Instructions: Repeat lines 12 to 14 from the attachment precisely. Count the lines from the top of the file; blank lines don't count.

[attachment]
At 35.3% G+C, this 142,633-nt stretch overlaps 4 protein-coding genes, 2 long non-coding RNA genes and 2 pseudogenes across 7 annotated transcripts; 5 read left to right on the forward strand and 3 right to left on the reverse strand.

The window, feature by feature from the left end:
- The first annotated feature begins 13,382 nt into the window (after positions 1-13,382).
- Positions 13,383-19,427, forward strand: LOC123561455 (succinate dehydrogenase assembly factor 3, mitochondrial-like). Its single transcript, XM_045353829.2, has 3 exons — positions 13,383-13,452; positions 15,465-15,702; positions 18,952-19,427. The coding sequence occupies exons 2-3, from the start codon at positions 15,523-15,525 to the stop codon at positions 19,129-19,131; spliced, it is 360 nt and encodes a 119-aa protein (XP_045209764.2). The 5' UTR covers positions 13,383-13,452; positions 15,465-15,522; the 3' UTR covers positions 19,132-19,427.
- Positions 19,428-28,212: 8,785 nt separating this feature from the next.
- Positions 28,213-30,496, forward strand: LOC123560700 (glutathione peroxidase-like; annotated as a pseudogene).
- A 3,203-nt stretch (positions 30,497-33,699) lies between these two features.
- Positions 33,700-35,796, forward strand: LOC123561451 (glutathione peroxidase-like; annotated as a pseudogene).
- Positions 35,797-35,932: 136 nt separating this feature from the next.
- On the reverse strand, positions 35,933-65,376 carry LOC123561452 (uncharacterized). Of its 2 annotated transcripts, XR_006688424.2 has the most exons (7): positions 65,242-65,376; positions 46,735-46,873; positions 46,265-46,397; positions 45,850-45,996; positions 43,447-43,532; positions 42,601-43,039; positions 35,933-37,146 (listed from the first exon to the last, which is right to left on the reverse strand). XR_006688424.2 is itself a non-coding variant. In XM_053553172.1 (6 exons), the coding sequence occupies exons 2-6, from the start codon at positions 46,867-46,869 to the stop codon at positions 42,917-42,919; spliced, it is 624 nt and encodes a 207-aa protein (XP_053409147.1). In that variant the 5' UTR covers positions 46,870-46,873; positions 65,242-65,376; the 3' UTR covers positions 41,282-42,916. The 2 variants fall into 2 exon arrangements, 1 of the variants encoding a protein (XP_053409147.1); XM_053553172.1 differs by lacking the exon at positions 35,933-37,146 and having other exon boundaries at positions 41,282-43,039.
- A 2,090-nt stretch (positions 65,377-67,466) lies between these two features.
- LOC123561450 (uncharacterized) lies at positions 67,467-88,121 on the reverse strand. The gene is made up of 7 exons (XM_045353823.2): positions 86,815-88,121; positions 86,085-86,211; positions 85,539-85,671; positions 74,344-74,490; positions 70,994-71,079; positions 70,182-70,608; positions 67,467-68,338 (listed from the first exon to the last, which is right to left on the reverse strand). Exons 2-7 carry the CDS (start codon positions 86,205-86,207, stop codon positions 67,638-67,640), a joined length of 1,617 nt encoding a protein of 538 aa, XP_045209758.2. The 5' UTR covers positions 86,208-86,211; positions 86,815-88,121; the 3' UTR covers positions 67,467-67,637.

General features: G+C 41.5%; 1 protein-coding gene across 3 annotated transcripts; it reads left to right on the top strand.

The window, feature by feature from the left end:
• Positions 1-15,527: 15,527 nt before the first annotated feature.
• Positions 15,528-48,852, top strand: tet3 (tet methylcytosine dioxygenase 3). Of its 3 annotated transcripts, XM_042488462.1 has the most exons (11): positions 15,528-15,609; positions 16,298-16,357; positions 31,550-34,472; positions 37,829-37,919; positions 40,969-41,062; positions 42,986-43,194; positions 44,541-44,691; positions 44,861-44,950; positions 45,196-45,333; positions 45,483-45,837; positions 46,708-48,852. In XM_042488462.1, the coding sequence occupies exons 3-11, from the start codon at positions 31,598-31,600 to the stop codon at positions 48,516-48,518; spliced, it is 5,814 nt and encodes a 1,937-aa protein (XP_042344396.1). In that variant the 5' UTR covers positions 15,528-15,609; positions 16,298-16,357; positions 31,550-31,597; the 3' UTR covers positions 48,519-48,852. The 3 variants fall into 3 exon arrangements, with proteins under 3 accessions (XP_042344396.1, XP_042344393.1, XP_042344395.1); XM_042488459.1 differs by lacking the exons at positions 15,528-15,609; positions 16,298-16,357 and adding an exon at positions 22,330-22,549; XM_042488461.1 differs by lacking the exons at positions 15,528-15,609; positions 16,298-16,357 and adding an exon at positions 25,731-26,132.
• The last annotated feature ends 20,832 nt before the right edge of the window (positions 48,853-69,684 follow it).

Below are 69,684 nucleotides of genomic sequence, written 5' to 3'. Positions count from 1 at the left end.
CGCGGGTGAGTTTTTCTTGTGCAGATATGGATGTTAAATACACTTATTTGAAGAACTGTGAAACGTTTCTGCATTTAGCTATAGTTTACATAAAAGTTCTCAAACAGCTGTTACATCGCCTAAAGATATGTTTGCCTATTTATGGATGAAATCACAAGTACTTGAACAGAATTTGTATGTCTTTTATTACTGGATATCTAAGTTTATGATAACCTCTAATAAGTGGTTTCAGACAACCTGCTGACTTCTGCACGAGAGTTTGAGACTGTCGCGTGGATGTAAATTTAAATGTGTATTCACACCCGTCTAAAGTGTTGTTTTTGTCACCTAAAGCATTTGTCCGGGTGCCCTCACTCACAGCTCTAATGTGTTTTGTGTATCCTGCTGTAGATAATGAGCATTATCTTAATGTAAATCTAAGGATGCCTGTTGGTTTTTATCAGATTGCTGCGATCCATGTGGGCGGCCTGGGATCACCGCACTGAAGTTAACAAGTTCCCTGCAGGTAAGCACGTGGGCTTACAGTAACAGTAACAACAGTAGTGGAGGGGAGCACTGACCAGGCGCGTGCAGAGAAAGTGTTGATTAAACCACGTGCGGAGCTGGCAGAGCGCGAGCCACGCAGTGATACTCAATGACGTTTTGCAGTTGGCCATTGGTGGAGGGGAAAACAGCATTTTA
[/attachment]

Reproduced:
- LOC123561450 (uncharacterized) lies at positions 67,467-88,121 on the reverse strand. The gene is made up of 7 exons (XM_045353823.2): positions 86,815-88,121; positions 86,085-86,211; positions 85,539-85,671; positions 74,344-74,490; positions 70,994-71,079; positions 70,182-70,608; positions 67,467-68,338 (listed from the first exon to the last, which is right to left on the reverse strand). Exons 2-7 carry the CDS (start codon positions 86,205-86,207, stop codon positions 67,638-67,640), a joined length of 1,617 nt encoding a protein of 538 aa, XP_045209758.2. The 5' UTR covers positions 86,208-86,211; positions 86,815-88,121; the 3' UTR covers positions 67,467-67,637.

General features: G+C 41.5%; 1 protein-coding gene across 3 annotated transcripts; it reads left to right on the top strand.

The window, feature by feature from the left end: